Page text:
2 thoughts on “Leaked Brexit analysis fails to break new ground”

  1. Posted 30/01/2018 at 21:14 | Permalink

    Julian, thanks for the summation. Have you had a chance to look into the Policy Exchange validation of the original gravity model extravaganza from the Treasury?

    https://policyexchange.org.uk/publication/defying-gravity-a-critique-of-estimates-of-the-economic-impact-of-brexit/

    The report explains gravity model is used to conclude that approximately 50% of UK trade would disappear under the WTO option. *This turns out to be based on looking at the average impact of the single market for the whole EU.* The report then analyses the single market’s impact on Britain using the same model and finds that around 20% of current trade is due to the single market and that is before the impact of changes in the FX rate. (There is a high degree of uncertainty around that figure to be sure).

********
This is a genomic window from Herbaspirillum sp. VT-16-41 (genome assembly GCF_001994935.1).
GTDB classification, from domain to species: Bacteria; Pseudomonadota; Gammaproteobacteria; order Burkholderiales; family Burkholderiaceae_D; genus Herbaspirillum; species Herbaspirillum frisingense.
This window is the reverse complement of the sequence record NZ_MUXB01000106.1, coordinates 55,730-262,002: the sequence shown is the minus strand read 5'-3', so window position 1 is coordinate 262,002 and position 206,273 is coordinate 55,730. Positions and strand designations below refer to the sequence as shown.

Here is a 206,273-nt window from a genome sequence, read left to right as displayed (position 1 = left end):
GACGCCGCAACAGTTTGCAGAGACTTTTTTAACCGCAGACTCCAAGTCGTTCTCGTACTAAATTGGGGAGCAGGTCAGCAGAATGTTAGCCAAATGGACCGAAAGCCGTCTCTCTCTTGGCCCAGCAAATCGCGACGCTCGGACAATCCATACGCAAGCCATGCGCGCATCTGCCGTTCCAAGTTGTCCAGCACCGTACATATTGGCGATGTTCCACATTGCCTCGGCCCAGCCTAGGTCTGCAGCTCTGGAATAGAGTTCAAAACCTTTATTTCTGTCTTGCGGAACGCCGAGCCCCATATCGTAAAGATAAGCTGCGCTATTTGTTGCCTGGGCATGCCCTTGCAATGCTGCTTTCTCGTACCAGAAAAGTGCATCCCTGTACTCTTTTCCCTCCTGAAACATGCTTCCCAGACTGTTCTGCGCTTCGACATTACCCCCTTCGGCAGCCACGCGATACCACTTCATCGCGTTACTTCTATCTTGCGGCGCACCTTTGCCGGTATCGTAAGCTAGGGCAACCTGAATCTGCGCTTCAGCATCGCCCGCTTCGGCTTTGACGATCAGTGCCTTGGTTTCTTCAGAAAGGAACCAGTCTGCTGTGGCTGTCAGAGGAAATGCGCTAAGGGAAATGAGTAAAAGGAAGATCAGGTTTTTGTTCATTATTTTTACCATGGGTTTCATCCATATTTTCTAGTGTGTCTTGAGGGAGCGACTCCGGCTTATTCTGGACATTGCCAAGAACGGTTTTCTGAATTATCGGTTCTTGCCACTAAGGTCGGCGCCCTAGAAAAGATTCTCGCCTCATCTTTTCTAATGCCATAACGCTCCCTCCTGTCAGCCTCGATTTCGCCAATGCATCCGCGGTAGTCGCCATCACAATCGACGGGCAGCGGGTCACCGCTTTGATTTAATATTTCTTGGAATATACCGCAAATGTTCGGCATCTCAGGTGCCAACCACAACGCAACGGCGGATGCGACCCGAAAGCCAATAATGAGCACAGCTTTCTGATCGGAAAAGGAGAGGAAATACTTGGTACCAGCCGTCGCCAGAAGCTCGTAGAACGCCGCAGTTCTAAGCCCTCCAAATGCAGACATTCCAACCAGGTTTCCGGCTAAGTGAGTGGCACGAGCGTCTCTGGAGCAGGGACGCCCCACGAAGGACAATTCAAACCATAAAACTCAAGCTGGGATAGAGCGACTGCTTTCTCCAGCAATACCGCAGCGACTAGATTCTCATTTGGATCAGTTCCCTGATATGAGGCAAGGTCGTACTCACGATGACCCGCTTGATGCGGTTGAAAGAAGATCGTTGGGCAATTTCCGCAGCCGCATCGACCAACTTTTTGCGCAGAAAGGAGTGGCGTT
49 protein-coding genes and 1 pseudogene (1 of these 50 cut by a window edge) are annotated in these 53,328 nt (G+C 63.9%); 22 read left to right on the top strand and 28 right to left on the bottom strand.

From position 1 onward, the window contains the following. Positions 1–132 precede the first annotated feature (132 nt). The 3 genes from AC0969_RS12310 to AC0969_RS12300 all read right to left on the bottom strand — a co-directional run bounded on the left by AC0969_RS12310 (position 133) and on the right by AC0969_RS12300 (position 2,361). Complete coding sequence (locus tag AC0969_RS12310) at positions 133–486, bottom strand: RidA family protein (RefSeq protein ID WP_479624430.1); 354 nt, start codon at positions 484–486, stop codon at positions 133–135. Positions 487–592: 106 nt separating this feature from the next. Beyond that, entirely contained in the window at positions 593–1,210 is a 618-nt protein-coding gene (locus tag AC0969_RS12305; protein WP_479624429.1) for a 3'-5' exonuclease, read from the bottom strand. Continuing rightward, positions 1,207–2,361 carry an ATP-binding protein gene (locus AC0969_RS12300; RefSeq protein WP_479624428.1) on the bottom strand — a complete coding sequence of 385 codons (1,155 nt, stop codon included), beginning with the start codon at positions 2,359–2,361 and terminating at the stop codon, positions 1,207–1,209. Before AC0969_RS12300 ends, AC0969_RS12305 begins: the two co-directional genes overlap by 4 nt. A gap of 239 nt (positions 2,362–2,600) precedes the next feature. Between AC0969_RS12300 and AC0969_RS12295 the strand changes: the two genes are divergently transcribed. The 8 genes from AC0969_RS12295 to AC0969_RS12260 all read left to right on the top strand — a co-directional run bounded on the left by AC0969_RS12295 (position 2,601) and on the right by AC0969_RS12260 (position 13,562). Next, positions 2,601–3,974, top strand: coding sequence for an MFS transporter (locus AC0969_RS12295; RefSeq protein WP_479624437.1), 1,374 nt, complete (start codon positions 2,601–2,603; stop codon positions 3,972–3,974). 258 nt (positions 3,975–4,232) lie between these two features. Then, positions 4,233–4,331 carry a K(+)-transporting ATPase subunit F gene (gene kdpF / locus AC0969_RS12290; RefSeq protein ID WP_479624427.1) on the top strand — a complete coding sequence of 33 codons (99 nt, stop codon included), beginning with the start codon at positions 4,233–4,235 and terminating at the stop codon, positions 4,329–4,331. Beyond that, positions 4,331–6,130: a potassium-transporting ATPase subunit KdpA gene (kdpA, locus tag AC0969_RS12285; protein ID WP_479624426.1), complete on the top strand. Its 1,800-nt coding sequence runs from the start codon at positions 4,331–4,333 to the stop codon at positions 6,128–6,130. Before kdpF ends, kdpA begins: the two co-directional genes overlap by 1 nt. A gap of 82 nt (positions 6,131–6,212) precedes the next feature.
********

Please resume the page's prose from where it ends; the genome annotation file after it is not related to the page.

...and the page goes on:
Nevertheless, surely deliberately obfuscating this central assumption is deeply disingenuous? This is either a deliberate misuse of statistical analysis in which case it is not very different from lying or if the Treasury really thinks the UK is just like all the other EU nations economically this difference of opinion goes right to the heart of why brexiteers and remainers see the world differently.

  2. Posted 30/01/2018 at 22:15 | Permalink

    So should we just do what Michael Gove once said and ignore the experts ( I think that would include you with your first class Economics degree)? Is the only way to evaluate the best strategy to approach leaving the EU to ‘play it by ear’ (the current government line) who seem to dismiss impact assessments as rubbish and shed no light on what they are actually aiming for. Just because the number crunching yields a consistent result does hat invalidate it as it seems human nature is cravibg some new news and we are all getting a little tired of debating Brexit?

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